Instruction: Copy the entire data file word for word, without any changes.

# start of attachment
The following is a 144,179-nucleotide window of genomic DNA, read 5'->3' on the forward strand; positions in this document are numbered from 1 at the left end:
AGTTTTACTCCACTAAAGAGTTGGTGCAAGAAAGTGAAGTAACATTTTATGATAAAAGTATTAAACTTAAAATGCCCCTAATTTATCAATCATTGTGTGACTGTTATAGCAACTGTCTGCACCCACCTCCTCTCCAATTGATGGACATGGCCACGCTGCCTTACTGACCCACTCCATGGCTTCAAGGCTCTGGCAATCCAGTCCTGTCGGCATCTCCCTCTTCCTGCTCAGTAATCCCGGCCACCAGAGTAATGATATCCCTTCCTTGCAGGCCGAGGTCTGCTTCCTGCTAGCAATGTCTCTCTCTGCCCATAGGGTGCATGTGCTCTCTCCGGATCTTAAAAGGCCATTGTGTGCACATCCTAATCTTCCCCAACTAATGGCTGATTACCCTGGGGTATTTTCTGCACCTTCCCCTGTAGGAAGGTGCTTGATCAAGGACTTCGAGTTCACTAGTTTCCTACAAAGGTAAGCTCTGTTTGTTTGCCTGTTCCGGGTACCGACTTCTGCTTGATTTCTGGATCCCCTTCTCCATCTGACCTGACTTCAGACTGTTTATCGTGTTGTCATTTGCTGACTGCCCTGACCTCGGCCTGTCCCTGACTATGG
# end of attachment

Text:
The following is a 144,179-nucleotide window of genomic DNA, read 5'->3' on the forward strand; positions in this document are numbered from 1 at the left end:
AGTTTTACTCCACTAAAGAGTTGGTGCAAGAAAGTGAAGTAACATTTTATGATAAAAGTATTAAACTTAAAATGCCCCTAATTTATCAATCATTGTGTGACTGTTATAGCAACTGTCTGCACCCACCTCCTCTCCAATTGATGGACATGGCCACGCTGCCTTACTGACCCACTCCATGGCTTCAAGGCTCTGGCAATCCAGTCCTGTCGGCATCTCCCTCTTCCTGCTCAGTAATCCCGGCCACCAGAGTAATGATATCCCTTCCTTGCAGGCCGAGGTCTGCTTCCTGCTAGCAATGTCTCTCTCTGCCCATAGGGTGCATGTGCTCTCTCCGGATCTTAAAAGGCCATTGTGTGCACATCCTAATCTTCCCCAACTAATGGCTGATTACCCTGGGGTATTTTCTGCACCTTCCCCTGTAGGAAGGTGCTTGATCAAGGACTTCGAGTTCACTAGTTTCCTACAAAGGTAAGCTCTGTTTGTTTGCCTGTTCCGGGTACCGACTTCTGCTTGATTTCTGGATCCCCTTCTCCATCTGACCTGACTTCAGACTGTTTATCGTGTTGTCATTTGCTGACTGCCCTGACCTCGGCCTGTCCCTGACTATGG